Most of us can remember a time when our grandparents or great grandparents lived with another family member; maybe even in your own house. Only recently have we seen a wave of older Americans being placed into senior living facilities (SLF) in such high numbers. As the American family dynamic changes we are seeing baby boomers take in fewer aging adults to their homes and these aging adults living independently longer. This means we are seeing more and more baby boomers using SLF’s to care for their aging parents. With this phenomenon approaching in full force, it's important to plan for the future and prepare for the influx of older Americans living in this way in the next 10-20 years, sometimes referred to as the "Silver Tsunami".
From a psychological standpoint, our architectural design is based around a central idea that people don’t look at SLFs as a “last stop” anymore. As medicine improves, our aging family member’s quality of life improves, creating new standards for senior living design and a longer life. One of the new trends in senior living design is providing residents opportunities to stay active and engaged rather than simply housing those who can no longer be cared for by their families. As a leader in the senior living industry, Luckett & Farley has recognized this new standard and has adapted by adding more community spaces into its design, as well as programming for functions like yoga, physical therapy, entertainment or any number of physical or educational activities.
In addition to the active lifestyles we are accommodating, is the need to design tiered facilities for a multitude of ailments; we're not seeing many "one-size-fits-all" facilities anymore. Instead we are seeing facilities that have sections dedicated to basic care, memory care, skilled nursing, rehab and other, more specific lifestyles. This means that, as architects, we have to work closely with our clients to design custom features for certain facilities in order to offer the most enjoyable and efficient time to our clients and the residents to whom they cater.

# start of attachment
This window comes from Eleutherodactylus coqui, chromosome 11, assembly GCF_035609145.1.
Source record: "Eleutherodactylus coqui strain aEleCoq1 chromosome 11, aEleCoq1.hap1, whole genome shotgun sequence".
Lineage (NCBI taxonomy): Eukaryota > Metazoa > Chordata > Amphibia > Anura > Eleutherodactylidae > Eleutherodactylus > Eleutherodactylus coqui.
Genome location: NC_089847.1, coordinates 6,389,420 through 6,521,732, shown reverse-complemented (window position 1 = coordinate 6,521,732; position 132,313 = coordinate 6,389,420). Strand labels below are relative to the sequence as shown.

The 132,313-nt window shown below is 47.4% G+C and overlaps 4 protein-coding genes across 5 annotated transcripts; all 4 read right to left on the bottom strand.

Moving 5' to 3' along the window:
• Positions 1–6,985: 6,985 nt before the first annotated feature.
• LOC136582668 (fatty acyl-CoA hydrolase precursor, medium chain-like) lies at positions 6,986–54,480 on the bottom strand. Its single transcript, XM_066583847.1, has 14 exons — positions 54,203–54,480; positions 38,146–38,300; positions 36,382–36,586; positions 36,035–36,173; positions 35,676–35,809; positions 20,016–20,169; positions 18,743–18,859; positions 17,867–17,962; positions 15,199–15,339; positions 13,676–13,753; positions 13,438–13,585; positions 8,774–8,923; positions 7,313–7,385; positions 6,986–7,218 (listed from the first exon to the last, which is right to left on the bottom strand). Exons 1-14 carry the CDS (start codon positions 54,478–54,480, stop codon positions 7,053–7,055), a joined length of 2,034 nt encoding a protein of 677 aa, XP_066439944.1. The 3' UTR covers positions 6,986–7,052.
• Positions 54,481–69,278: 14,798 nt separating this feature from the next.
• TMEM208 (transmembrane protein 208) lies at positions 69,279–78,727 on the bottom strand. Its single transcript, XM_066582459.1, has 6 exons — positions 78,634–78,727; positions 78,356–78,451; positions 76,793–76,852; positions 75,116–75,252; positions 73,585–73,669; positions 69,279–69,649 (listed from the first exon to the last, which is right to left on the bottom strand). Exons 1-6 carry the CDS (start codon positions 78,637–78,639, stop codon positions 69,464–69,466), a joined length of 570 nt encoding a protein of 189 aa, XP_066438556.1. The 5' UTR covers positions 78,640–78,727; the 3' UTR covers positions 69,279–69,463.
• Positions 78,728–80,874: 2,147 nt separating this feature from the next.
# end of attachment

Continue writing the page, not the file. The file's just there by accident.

The final aspect of the Silver Tsunami that I would like to point out is that these generations are not spending 3-5 years in a SLF, like the generations of old. Instead, we're seeing inhabitants stay in SLFs for upwards of 15 to 20 years. With this in mind, our designs must incorporate a homey feel that allows the resident stay to be relaxing and reminiscent of home and not that of a sterile hospital room. We must also take into account the medical technologies that have to be incorporated into each room, offering these jobs unique and interesting challenges.
For now, we are seeing the beginning of the Silver Tsunami coming into view, but we know the larger demographic is still right around the corner. In the meantime, we will continue designing cutting-edge facilities that create the unique experience that families are looking for when choosing a SLF for their loved one. Combining medical technologies and an at-home feel is not easy, but we are at the forefront of this design style and look forward for what's to come in the future.
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